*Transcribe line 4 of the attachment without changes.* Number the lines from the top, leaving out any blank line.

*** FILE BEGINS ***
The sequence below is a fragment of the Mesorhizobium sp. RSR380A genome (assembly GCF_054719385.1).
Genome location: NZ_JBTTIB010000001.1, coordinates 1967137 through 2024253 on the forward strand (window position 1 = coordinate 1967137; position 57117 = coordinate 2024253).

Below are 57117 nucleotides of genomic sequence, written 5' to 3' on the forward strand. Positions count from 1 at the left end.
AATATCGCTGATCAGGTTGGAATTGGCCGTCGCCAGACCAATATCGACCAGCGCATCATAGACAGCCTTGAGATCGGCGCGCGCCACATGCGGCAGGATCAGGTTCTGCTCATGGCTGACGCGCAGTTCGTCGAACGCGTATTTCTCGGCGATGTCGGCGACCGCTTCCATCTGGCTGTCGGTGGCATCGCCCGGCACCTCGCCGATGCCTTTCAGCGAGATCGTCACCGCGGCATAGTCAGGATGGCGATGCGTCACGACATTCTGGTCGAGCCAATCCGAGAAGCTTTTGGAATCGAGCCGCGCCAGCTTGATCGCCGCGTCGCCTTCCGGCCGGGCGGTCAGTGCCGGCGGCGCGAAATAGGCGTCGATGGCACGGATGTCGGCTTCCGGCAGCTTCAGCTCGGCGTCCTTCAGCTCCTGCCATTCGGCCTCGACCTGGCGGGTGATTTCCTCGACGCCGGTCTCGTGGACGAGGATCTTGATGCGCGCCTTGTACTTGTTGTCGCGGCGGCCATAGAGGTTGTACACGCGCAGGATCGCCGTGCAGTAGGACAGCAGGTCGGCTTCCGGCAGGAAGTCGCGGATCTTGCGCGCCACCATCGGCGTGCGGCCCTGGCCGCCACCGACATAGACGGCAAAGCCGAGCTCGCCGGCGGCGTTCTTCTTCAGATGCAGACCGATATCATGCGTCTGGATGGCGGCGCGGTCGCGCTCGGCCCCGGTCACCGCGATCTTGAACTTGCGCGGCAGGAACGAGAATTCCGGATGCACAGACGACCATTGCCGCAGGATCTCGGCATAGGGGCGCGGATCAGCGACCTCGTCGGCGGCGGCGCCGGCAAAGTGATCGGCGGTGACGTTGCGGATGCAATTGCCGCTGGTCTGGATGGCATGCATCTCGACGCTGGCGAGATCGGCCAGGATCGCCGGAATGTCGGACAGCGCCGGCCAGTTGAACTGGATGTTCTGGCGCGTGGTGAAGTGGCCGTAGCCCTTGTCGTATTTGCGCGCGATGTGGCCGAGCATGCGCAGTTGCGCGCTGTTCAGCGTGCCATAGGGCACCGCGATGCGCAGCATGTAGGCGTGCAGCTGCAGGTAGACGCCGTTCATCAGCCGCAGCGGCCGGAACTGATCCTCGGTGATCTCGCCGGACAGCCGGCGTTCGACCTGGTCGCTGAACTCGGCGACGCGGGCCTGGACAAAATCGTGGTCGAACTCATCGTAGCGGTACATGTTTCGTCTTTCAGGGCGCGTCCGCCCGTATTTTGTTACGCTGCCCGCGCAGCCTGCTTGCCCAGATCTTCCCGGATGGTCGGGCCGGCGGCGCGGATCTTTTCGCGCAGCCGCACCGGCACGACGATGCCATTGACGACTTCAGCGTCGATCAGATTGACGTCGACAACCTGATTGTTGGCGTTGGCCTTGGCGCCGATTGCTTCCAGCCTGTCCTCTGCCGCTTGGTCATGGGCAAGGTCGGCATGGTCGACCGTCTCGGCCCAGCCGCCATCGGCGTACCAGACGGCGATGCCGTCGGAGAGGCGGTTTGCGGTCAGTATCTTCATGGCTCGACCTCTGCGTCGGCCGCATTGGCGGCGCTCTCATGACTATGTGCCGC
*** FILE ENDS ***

AATATCGCTGATCAGGTTGGAATTGGCCGTCGCCAGACCAATATCGACCAGCGCATCATAGACAGCCTTGAGATCGGCGCGCGCCACATGCGGCAGGATCAGGTTCTGCTCATGGCTGACGCGCAGTTCGTCGAACGCGTATTTCTCGGCGATGTCGGCGACCGCTTCCATCTGGCTGTCGGTGGCATCGCCCGGCACCTCGCCGATGCCTTTCAGCGAGATCGTCACCGCGGCATAGTCAGGATGGCGATGCGTCACGACATTCTGGTCGAGCCAATCCGAGAAGCTTTTGGAATCGAGCCGCGCCAGCTTGATCGCCGCGTCGCCTTCCGGCCGGGCGGTCAGTGCCGGCGGCGCGAAATAGGCGTCGATGGCACGGATGTCGGCTTCCGGCAGCTTCAGCTCGGCGTCCTTCAGCTCCTGCCATTCGGCCTCGACCTGGCGGGTGATTTCCTCGACGCCGGTCTCGTGGACGAGGATCTTGATGCGCGCCTTGTACTTGTTGTCGCGGCGGCCATAGAGGTTGTACACGCGCAGGATCGCCGTGCAGTAGGACAGCAGGTCGGCTTCCGGCAGGAAGTCGCGGATCTTGCGCGCCACCATCGGCGTGCGGCCCTGGCCGCCACCGACATAGACGGCAAAGCCGAGCTCGCCGGCGGCGTTCTTCTTCAGATGCAGACCGATATCATGCGTCTGGATGGCGGCGCGGTCGCGCTCGGCCCCGGTCACCGCGATCTTGAACTTGCGCGGCAGGAACGAGAATTCCGGATGCACAGACGACCATTGCCGCAGGATCTCGGCATAGGGGCGCGGATCAGCGACCTCGTCGGCGGCGGCGCCGGCAAAGTGATCGGCGGTGACGTTGCGGATGCAATTGCCGCTGGTCTGGATGGCATGCATCTCGACGCTGGCGAGATCGGCCAGGATCGCCGGAATGTCGGACAGCGCCGGCCAGTTGAACTGGATGTTCTGGCGCGTGGTGAAGTGGCCGTAGCCCTTGTCGTATTTGCGCGCGATGTGGCCGAGCATGCGCAGTTGCGCGCTGTTCAGCGTGCCATAGGGCACCGCGATGCGCAGCATGTAGGCGTGCAGCTGCAGGTAGACGCCGTTCATCAGCCGCAGCGGCCGGAACTGATCCTCGGTGATCTCGCCGGACAGCCGGCGTTCGACCTGGTCGCTGAACTCGGCGACGCGGGCCTGGACAAAATCGTGGTCGAACTCATCGTAGCGGTACATGTTTCGTCTTTCAGGGCGCGTCCGCCCGTATTTTGTTACGCTGCCCGCGCAGCCTGCTTGCCCAGATCTTCCCGGATGGTCGGGCCGGCGGCGCGGATCTTTTCGCGCAGCCGCACCGGCACGACGATGCCATTGACGACTTCAGCGTCGATCAGATTGACGTCGACAACCTGATTGTTGGCGTTGGCCTTGGCGCCGATTGCTTCCAGCCTGTCCTCTGCCGCTTGGTCATGGGCAAGGTCGGCATGGTCGACCGTCTCGGCCCAGCCGCCATCGGCGTACCAGACGGCGATGCCGTCGGAGAGGCGGTTTGCGGTCAGTATCTTCATGGCTCGACCTCTGCGTCGGCCGCATTGGCGGCGCTCTCATGACTATGTGCCGC